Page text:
So, as was her right, Dr. Austen filed a civil suit claiming sex and ethnicity discrimination along with retaliation for daring to hold the college accountable to operate lawfully and according to internal policies. She probably, like most bullied targets, especially highly educated individuals, expected to find justice in court. We constantly warn targets that justice is rarely found and almost never in court.

Remember, the college administrators refused to hear her complaint. The trial court judge did not allow Dr. Austen her day in court. Judges possess ultimate authority to grant access to their courts.

Judges have two avenues to end cases before they start — dismissal or summary judgement. Targets are typically plaintiffs who sue their employers, the defense. The defense files the motion to dismiss. Dismissal is based on technical details of the case that have not been addressed ensuring that the law cannot relieve the problem — e.g., “including lack of subject matter jurisdiction, lack of personal jurisdiction, improper venue, insufficiency of process, insufficiency of service of process, failure to state a claim upon which relief can be granted, or failure to join a necessary party.”

When the defense files a motion for summary judgement, it is saying that if the parties don’t dispute the material facts of the case, then the judge can determine whether the defendant is liable based simply on the pre-trial evidence assembled, if any exists. In the case Austen v. Weatherford College, there was no such agreement. The civil case was all about the disputed facts. The college said nothing happened. Dr. Austen said otherwise. Guess what. The judge in Federal District Court agreed with the college and threw out the case based on summary judgement.

In most cases, financially strapped terminated and unemployed targets go no further. But Dr. Austen filed an appeal with the federal Fifth Circuit. It was no surprise that the Appellate Court upheld (agreed with) the pro-administration ruling of summary judgement. Remember, no entity had yet considered the evidence that plaintiff Austen had put together to prove her complaint of discrimination.

Austen’s attorney, Mark Robinett, at the Austin Texas firm of Brim, Arnett & Robinett. P.C., was shocked by the 5th Circuit Court’s ruling of a 3-judge panel (Judges Smith, DeMoss and Higginson). What he found appalling was that his client’s evidence did not matter. In a general letter to the public, attorney Robinett wrote:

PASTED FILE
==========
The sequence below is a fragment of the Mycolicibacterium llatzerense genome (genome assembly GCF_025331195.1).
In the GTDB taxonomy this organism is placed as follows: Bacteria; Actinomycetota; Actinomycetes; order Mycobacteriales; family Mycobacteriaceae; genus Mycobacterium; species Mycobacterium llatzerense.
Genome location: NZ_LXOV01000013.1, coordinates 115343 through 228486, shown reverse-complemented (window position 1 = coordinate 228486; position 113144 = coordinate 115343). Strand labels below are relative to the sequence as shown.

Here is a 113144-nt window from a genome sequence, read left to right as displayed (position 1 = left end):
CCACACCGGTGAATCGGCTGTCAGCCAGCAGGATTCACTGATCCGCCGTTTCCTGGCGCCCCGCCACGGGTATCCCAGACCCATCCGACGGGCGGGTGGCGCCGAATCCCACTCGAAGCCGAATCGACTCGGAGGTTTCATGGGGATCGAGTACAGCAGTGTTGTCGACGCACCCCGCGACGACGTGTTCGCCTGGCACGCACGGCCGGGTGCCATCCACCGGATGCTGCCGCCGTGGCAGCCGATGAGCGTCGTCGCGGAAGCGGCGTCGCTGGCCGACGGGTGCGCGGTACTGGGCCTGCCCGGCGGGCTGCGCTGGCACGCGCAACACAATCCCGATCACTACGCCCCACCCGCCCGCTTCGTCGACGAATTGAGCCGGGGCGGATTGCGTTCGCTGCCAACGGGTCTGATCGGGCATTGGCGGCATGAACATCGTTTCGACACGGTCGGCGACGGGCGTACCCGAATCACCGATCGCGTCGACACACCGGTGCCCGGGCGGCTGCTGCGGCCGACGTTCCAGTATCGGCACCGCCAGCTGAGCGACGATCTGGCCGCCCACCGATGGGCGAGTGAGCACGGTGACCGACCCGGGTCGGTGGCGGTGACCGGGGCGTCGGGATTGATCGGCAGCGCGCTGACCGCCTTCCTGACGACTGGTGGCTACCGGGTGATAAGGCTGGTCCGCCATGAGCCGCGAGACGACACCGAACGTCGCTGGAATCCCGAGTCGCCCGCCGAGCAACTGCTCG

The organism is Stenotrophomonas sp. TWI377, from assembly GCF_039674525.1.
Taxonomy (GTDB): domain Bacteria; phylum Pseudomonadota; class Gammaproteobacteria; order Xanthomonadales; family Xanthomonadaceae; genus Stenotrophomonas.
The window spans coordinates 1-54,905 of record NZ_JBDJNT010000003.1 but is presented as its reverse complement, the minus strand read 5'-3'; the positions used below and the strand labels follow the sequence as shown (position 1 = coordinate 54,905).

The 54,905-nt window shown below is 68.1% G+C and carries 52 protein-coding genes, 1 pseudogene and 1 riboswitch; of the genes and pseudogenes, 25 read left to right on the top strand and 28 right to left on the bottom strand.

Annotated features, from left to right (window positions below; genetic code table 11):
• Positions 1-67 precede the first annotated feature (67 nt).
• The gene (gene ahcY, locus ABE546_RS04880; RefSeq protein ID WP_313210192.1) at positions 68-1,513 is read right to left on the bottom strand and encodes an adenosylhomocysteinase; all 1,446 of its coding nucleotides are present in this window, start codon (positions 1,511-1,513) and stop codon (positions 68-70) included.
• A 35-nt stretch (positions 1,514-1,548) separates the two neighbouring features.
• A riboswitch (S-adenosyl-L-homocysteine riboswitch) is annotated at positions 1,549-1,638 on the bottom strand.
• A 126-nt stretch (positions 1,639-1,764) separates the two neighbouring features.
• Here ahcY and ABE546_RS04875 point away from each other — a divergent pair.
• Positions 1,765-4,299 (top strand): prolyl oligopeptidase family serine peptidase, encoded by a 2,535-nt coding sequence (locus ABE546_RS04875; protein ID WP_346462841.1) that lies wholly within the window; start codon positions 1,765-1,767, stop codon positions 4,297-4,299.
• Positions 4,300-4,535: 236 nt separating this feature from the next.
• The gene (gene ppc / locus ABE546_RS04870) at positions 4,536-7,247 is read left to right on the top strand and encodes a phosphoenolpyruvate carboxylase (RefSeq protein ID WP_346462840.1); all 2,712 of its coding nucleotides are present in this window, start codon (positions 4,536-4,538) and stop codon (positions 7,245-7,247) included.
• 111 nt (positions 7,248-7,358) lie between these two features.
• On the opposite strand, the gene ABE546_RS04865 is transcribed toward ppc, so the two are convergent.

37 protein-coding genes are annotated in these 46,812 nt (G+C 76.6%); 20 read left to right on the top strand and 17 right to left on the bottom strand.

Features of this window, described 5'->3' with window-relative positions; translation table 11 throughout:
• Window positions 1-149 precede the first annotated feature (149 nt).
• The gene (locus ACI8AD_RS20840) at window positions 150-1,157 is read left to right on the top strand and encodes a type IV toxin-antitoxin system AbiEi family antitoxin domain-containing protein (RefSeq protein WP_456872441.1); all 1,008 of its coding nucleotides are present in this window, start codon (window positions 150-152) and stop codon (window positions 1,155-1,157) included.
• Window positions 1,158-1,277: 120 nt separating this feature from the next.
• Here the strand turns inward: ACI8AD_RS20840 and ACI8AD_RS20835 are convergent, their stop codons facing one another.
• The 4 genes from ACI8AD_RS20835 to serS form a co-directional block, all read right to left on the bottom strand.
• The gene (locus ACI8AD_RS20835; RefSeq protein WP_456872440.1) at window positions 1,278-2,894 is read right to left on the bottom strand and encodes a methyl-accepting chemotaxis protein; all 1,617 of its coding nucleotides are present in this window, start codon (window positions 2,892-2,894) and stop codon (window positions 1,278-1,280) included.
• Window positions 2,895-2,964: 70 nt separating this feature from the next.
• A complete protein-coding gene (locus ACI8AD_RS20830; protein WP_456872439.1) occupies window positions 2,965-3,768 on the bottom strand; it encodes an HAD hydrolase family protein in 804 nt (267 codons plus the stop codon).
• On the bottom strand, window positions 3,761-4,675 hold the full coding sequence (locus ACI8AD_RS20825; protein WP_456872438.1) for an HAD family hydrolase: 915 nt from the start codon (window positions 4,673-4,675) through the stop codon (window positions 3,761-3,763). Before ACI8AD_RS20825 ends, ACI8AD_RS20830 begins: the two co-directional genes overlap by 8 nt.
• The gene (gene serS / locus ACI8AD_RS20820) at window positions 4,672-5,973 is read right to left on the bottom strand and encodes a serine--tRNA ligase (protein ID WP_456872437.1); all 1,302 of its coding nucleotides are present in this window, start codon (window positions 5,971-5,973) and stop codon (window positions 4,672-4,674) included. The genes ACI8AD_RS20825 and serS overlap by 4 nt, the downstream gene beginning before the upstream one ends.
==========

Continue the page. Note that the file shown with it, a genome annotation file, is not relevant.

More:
… the Court of Appeals held that her evidence did not matter, that she had failed to present a “prima facie” case or “rebut the legitimate reasons for termination (sic nonrenewal) offered by the college. The court also holds, as if it has some basis for making a fact finding (which is a “no-no” for an appellate court) that “(t)he six serious, documented instances of misconduct from the semester after the settlement agreement were the primary reasons for termination (sic nonrenewal).

Robinett, quoting the appellate court’s ruling stated

What matters is not the truth of the underlying complaints and reports, however, but rather whether the college could legitimately have relied on them in deciding to terminate Austen. The college could do so.

In fact, the college president, Eaton, mis-characterized Dr. Austen’s complaint to the Board. The Board never heard Austen’s perspective.

The injustices Austen faced was compounded by the 5th Circuit with its pro-institutional bias that claimed evidence did not matter. Robinett concluded that the court was doing a trial jury’s job without the benefit of live testimony or assessing the credibility of the Weatherford College administrators.

Read Attorney Robinett’s letter countering the assertion that Dr. Austen was not renewed for just reasons. She never got to tell her side of the story to an impartial court.

Read the ruling by the three judges that back legal scholarship and justice by decades.

Justice in America?


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Posted in Fairness & Social Justice Denied, Related Phenomena, Rulings by Courts, WBI Education, Workplace Bullying Laws | 1 Archived Comment | Post A Comment () »

Gary Namie on KFI-AM, Los Angeles with Bill Carroll

Tuesday, July 28th, 2015

On July 27, WBI Director joined radio talk show host Bill Carroll on KFI-AM, Los Angeles heard throughout Southern California.


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Posted in Broadcasts: Video, TV, radio, webinars, Media About Bullying, Tutorials About Bullying, WBI Education, WBI in the News | No Archived Comments | Post A Comment () »

Pennsylvania anti-bullying Healthy Workplace Bill makes 11 bills in 10 states in 2015

Monday, April 27th, 2015

Pennsylvania state Rep. Mark Cohen, along with seven co-sponsors, introduced HB 1041 on April 21, 2015.

PA joins other states — Texas, New York, Massachusetts, and Minnesota — with versions of the WBI anti-bullying Healthy Workplace Bill (HWB) that include employer liability for enabling a health-harming abusive work environment.

In 2015 alone 11 bills have been introduced in 10 states. Since 2003, 29 states and two territories have introduced some version of the HWB.

If you are a Pennsylvanian, go to the State Page for all contact information for lawmakers — co-sponsors and the key members of the House Labor and Industry Committee. Thank sponsors and encourage committee leaders to hold a public hearing for the bill, HB 1041.


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Posted in Healthy Workplace Bill (U.S. campaign), Workplace Bullying Laws | 6 Archived Comments | Post A Comment () »